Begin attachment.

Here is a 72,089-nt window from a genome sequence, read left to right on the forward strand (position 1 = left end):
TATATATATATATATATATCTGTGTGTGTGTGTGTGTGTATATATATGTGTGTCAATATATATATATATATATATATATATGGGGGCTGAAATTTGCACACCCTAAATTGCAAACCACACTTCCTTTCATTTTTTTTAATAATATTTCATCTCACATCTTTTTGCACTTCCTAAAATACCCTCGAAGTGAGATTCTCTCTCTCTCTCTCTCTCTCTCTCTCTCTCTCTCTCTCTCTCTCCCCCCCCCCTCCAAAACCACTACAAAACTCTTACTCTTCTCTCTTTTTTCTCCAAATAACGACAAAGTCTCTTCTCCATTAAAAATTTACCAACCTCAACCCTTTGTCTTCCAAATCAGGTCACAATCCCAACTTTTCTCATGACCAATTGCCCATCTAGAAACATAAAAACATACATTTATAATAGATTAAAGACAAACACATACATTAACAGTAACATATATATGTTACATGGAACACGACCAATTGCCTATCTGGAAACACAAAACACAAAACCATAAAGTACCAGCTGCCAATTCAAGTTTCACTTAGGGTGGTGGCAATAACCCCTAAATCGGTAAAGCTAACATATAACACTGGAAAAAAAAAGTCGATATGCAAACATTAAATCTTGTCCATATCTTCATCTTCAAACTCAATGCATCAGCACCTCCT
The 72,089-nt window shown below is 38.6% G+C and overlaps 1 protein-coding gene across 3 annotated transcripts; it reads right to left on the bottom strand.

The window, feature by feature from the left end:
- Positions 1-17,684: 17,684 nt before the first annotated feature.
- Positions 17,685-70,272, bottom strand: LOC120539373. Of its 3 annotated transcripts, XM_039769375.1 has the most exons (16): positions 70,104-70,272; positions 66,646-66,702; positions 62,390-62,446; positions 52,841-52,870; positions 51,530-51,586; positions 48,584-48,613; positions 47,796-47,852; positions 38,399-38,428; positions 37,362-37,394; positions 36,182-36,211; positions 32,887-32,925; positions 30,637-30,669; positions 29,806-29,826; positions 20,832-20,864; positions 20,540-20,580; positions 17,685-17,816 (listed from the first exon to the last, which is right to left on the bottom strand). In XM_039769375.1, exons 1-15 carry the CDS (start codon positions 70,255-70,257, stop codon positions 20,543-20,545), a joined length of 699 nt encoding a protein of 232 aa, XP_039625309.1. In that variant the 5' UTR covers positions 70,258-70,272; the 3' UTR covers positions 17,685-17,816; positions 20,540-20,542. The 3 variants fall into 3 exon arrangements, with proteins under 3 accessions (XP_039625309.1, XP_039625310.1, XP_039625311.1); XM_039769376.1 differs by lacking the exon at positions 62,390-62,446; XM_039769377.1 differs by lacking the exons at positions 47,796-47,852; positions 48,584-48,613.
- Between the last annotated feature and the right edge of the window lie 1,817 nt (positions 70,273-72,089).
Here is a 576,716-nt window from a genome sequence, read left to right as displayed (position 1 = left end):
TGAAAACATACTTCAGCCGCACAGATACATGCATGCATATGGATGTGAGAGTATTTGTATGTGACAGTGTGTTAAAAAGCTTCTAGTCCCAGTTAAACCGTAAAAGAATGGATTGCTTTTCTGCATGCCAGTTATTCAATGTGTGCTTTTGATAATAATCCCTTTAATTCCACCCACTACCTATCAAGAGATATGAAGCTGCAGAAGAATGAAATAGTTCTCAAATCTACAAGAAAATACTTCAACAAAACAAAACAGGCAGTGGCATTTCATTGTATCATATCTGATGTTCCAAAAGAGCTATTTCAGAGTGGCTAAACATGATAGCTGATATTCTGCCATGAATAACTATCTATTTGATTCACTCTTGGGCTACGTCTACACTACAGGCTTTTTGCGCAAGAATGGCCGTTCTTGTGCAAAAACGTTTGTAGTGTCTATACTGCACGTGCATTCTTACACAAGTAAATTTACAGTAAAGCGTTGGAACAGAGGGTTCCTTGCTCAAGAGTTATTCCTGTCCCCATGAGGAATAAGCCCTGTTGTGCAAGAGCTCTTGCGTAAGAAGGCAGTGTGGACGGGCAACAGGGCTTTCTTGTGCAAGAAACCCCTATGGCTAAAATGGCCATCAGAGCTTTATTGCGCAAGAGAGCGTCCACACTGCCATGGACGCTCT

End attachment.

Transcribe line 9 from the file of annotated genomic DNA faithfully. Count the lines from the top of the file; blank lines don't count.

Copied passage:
TGAAAACATACTTCAGCCGCACAGATACATGCATGCATATGGATGTGAGAGTATTTGTATGTGACAGTGTGTTAAAAAGCTTCTAGTCCCAGTTAAACCGTAAAAGAATGGATTGCTTTTCTGCATGCCAGTTATTCAATGTGTGCTTTTGATAATAATCCCTTTAATTCCACCCACTACCTATCAAGAGATATGAAGCTGCAGAAGAATGAAATAGTTCTCAAATCTACAAGAAAATACTTCAACAAAACAAAACAGGCAGTGGCATTTCATTGTATCATATCTGATGTTCCAAAAGAGCTATTTCAGAGTGGCTAAACATGATAGCTGATATTCTGCCATGAATAACTATCTATTTGATTCACTCTTGGGCTACGTCTACACTACAGGCTTTTTGCGCAAGAATGGCCGTTCTTGTGCAAAAACGTTTGTAGTGTCTATACTGCACGTGCATTCTTACACAAGTAAATTTACAGTAAAGCGTTGGAACAGAGGGTTCCTTGCTCAAGAGTTATTCCTGTCCCCATGAGGAATAAGCCCTGTTGTGCAAGAGCTCTTGCGTAAGAAGGCAGTGTGGACGGGCAACAGGGCTTTCTTGTGCAAGAAACCCCTATGGCTAAAATGGCCATCAGAGCTTTATTGCGCAAGAGAGCGTCCACACTGCCATGGACGCTCT